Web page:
Individual sponsorship is a window into a different world, a world that has a markedly different pace of life. You will slowly discover a new culture and way of life. You will get the opportunity to share your own experiences and daily life with a willing listener.
As in any relationship, the bond between a sponsor and sponsored child can take time to be established, particularly because of the difference between cultures. Below are some tips to help strengthen the bond.
If you prefer to support a group of children, without entering into an individual relationship, please consider collective sponsorship.
CREATE THE BOND
Exchanging letters enables you to create a lasting relationship with your sponsored child. It is highly likely that your sponsored child will have only one person who sends them letters: you. Your letters help them understand who you are and they also serve to increase their self-confidence. Our local managers and volunteers constantly remind us of the impact on a sponsored child when they receive a letter from their sponsor.
Not all children like to write, and like any relationship, this takes time. But it is also the power of sponsorship. Little by little, over time, the letters of your sponsored child will chart their growth, their opening-up, their maturity.
All the letters are translated into the child’s language by volunteers. So, you can write in English.
Gift a sponsorship
Many sponsors get their children and grandchildren involved in writing letters.
You can also gift a sponsorship to your children or grandchildren!
This is a nice way to inculcate the spirit of solidarity in them and show them what a precious opportunity education is.
THE JOY OF LETTERS
WHAT SHOULD I PUT IN MY LETTERS?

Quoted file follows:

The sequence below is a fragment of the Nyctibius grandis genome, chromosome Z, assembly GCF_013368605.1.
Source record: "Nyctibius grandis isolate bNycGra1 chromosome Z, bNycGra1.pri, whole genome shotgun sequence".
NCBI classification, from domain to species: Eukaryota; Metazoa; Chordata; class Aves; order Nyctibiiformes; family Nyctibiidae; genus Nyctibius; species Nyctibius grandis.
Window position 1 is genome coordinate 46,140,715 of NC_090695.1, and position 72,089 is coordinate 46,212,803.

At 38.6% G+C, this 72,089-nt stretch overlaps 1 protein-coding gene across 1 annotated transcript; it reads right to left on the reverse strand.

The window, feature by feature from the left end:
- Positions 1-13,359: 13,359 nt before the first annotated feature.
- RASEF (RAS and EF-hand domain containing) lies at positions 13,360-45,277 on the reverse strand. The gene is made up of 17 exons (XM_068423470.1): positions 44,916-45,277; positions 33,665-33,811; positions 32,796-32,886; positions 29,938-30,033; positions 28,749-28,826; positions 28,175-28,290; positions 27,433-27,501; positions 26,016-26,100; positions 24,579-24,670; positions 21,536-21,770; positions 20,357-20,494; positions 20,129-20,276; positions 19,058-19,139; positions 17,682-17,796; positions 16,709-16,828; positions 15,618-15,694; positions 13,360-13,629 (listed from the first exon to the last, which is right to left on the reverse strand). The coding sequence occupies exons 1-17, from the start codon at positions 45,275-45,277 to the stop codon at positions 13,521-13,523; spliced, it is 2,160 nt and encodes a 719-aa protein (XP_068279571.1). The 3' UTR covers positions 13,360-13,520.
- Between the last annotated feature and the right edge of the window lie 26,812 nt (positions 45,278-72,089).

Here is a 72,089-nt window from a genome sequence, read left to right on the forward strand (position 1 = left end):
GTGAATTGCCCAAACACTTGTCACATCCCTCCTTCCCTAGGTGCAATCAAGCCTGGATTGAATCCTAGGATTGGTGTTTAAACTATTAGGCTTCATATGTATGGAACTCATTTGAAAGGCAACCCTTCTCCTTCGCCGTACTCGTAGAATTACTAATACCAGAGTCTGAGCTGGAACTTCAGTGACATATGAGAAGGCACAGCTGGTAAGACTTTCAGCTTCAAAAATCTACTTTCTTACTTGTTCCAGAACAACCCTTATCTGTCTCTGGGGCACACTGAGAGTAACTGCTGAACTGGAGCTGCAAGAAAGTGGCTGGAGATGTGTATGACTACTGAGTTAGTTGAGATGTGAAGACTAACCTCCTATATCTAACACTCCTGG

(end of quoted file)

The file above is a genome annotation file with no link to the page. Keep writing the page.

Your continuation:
- Introduce yourself, as well as your family, then talk about simple subjects: food, seasons, holidays…
- A postcard is particularly suitable! When we visit sponsored children, it is not unusual to find postcards from their sponsors pinned on the walls of their house.
- Send photos of you and your family, drawings of your children…
- Your sponsored child probably doesn’t have access to the internet or has only paid access. Therefore, it is not possible to communicate with them by email.
MEETING MY SPONSORED CHILD
Going to Asia to visit your sponsored child is an amazing opportunity to get to know them better, to discover their family and their way of life, and to understand the impact of your sponsorship.
You will need to notify Children of the Mekong 2 to 3 months before your departure. We will update you on the geographical situation and other things to consider for your visit. We will put you in contact with our local manager or the overseas volunteer.
You will always be accompanied on the ground by a manager, who will take you to your sponsored child’s house and will help you to communicate with the family.
“Accompanied by Marie, the overseas volunteer, we met our sponsored child’s family. It was a meeting full of emotion. The most touching moment was when her mother explained to me that thanks to our sponsorship she has been able to bring back home two of her six children, whom she had given up as she couldn’t feed them. Sponsorship helps to send a child to school and save a family. Going to meet them was a real eye-opener for our family, a time of unbelievable richness.”
CAN MY SPONSORED CHILD COME TO THE UK?
It is not the mission of Children of the Mekong to bring sponsored children to the UK. Just like you, we want what’s best for your sponsored child. The aim of sponsorship is to send children to school in their own country. Nothing is better for a child’s stability than to be educated and raised within their own family, roots and culture.
It is possible to send small presents to your sponsored child, provided they fit in an envelope: a small picture book, colouring crayons or other small objects which fit in a padded envelope, for example. Your sponsored child will be thrilled to receive this thoughtful gesture.
You can also send an additional one-off donation (via Children of the Mekong), for example, on their birthday.
However, sending money and parcels are best avoided. They are at risk of not reaching their destination and when they do, the child’s family may have to pay high customs charges.
If writing letters is not your cup of tea, you can also support a collective sponsorship programme to help the street children of Manila, in the Philippines.What is collective sponsorship?